What is 'frailty' in elderly cancer patients?

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Published: 7 Nov 2014
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Dr Muriel Rainfray - Bordeaux Hospital University Center, Bordeaux, France

Frailty is a very debated concept in the treatment of elderly cancer patients, Dr Rainfray tells ecancertv at SIOG 2014.

She discusses a definition of geriatric frailty, metrics for determining whether a patient is frail, and its implications for cancer treatment.

SIOG 2014

What is 'frailty' in elderly cancer patients?

Dr Muriel Rainfray - Bordeaux Hospital University Center, Bordeaux, France

First I have been speaking about what is frailty because it is of great interest for the oncologists to be able to see who is frail and who is not in patients over 75 years old, for instance. So frailty is a very debated concept in the geriatric world and I tried to explain what are the two main concepts about frailty.

How do you classify patients as frail or non-frail?

Sometimes you can see that, frailty is a sort of a less rapid movement, gait. Also you can see frailty with the specific screening tools which allow the oncologist to refer the patient to a geriatrician or not for a most important assessment that’s called a comprehensive geriatric assessment.

What can you tell us about these tools and screening for frailty?

The [?? 1:29] one is the VES-13, it’s an American tool validated by geriatricians in a rather broad population, non-specific cancer population but a rather broad population. The more recent one is a French one that we called G8 because there are eight questions and in five minutes you can have the answers. Then, if the score is above 14 the patient is quite well, not frail, you can go through normal standard treatment. But if the score is under 14 the patient may be frail and then could be addressed to a referral to a geriatrician for a more complete assessment. Some of the questions are, for instance, do you have anorexia? Have you a good appetite? Have you a good appetite? Are you able to move from your bed to walk outside, for instance? What do you think of your health status? Do you think you are well, you are fine, or do you think you are very tired and so? Do you have cognitive problems, memory complaints or depression? And what’s your class of age from 75-85?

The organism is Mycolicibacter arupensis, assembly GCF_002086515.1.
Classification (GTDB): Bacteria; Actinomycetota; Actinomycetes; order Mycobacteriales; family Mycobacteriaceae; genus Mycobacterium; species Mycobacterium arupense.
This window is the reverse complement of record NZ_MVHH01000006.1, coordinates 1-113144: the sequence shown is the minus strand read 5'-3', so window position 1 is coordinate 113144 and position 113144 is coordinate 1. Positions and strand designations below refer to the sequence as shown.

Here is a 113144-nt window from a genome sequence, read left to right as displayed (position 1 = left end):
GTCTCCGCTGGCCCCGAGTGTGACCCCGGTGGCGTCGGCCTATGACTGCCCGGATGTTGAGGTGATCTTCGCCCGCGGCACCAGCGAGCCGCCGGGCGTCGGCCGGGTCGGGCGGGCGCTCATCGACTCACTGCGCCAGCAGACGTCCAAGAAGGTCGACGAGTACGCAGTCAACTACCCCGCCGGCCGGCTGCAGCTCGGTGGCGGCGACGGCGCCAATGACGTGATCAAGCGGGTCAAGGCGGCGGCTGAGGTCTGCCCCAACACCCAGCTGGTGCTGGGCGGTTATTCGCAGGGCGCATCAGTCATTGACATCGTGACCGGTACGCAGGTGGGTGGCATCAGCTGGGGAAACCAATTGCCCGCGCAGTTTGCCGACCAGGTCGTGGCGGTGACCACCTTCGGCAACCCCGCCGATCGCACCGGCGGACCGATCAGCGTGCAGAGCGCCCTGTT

How can the algorithm you create affect the  therapies you choose?

It gives a score, OK? It gives a score and if the score is under 14 the patient may be referred to a geriatrician to have a more complete assessment: physical assessment, mental, cognitive assessment and such for depression. Frailty is one of numerous arguments to treat or not to treat or to give a standard treatment or an adapted treatment or a delayed treatment but it’s an important point. You have to take into consideration also the life expectancy of the patient.

What are the differences between a 60 year old and 90 year old patient?

The big difference is on the physical status of a person in 60s and in 90s years old because frailty appears mostly after 75 years old and in the population over 80 years old frailty is around 30% of people in great epidemiological studies, especially in women. And frailty is predictive for disabilities and death.

What should cancer doctors do to improve therapy for older and more frail patients?

The oncologists need to learn how to detect frailty with simple screening tools that we try to offer them and to validate in cancer patients. I think they could improve therapy being more careful for the potential complications the frail patients may have during the treatment. Geriatricians are able to, I would say, predict a lot of complications when they have evaluated the patient before the beginning of the treatment. For instance, I spoke today of delirium. Delirium is a very bad complication occurring after surgery, for instance. If the geriatrician has evaluated the patient before surgery he is able to see that patient will have delirium after surgery and the surgical team has to do that and that and not to do this and this.

How would you sum up what cancer clinicians should do to treat frail patients?

Oncologists must realise that old people are a very heterogeneous population which is very different from 60s to 90 years old or even centenarians, I spoke too this morning about centenarians. The second point is that they have to learn how to detect frailty in their old people with cancer and work with geriatricians to together have a better appreciation of the health status of the patient before doing a treatment.

Can these tools predict the efficacy and toxicities of treatments?

Until today these tools are not validated for predicting adverse events, for instance, during chemotherapy. They do not predict death or disabilities or adverse events during the treatment. So a lot of research done today about that but, for the moment, nothing has been validated.